Developing and Piloting a Tool to Identify Food Insecurity in Older Adults
South Med J
© 2019 Lippincott Williams & Wilkins. The literature shows that food insecurity (FI) can negatively affect the trajectory of many chronic illnesses. FI can be acutely severe for older adults, but screening for FI is not regularly performed in the hospital setting. Our goal was to develop a tool to screen for FI upon hospital discharge to identify patients who may require community food resources. This is the first attempt to build such a tool for implementation in our health system. Methods In two university hospitals and one community hospital, patients 65 years old and older were admitted to the Internal Medicine service who would approach discharge within 2 days. We screened patients meeting our criteria using an FI tool (FIT), which addressed patterns associated with FI. All of the patients screened were offered a list of community resources. Results Of the patients recruited, 69 met the study criteria. The majority of patients screened displayed some FI, with 56% having ≥3 food insecurities. Statistically significant relationships were established for individual FIT questions with age, admission albumin level, body mass index, length of stay, and median household income based on ZIP code. Conclusions Use of the FIT can help identify vulnerable patients and connect them to food resources. The FIT was easy to use, well tolerated, and time-efficient, leaving it poised for use in the busy environment of inpatient services.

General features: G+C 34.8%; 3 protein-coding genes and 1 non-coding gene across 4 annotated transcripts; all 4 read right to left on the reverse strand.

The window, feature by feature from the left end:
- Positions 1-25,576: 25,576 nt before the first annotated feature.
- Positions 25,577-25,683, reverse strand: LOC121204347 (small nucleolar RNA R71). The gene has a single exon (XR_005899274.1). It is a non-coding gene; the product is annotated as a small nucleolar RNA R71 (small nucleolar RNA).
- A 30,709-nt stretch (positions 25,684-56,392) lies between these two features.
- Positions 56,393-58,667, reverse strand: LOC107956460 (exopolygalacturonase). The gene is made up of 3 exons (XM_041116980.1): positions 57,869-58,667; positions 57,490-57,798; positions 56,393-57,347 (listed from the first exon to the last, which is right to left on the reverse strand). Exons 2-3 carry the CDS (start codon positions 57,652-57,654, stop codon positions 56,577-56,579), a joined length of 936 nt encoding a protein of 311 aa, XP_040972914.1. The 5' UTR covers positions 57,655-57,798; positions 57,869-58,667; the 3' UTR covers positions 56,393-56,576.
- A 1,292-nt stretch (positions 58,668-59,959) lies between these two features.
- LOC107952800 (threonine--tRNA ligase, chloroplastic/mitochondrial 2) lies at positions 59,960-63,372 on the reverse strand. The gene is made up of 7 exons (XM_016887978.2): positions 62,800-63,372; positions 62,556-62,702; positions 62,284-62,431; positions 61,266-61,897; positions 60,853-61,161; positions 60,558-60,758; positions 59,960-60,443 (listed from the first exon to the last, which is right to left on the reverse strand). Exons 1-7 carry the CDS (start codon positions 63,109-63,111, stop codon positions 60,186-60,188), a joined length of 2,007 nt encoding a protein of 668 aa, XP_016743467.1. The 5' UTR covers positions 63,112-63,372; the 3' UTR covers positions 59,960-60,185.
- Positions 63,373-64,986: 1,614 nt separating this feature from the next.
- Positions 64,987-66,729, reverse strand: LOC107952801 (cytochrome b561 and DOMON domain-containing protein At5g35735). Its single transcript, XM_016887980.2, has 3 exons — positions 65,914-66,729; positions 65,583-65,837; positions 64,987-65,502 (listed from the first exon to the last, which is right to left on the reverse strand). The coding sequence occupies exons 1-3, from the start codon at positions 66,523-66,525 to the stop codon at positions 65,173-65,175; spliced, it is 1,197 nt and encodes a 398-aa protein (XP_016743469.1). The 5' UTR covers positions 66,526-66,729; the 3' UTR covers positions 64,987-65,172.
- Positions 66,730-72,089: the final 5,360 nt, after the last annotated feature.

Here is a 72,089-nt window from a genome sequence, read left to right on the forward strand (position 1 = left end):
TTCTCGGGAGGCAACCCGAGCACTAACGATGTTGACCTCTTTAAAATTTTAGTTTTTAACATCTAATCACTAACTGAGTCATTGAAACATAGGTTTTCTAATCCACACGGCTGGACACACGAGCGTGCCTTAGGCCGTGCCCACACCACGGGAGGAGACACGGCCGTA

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Faculty; SOM Student
School of Medicine
Geriatric and Palliative Medicine
Molecular Medicine; Occupational Medicine, Epidemiology and Prevention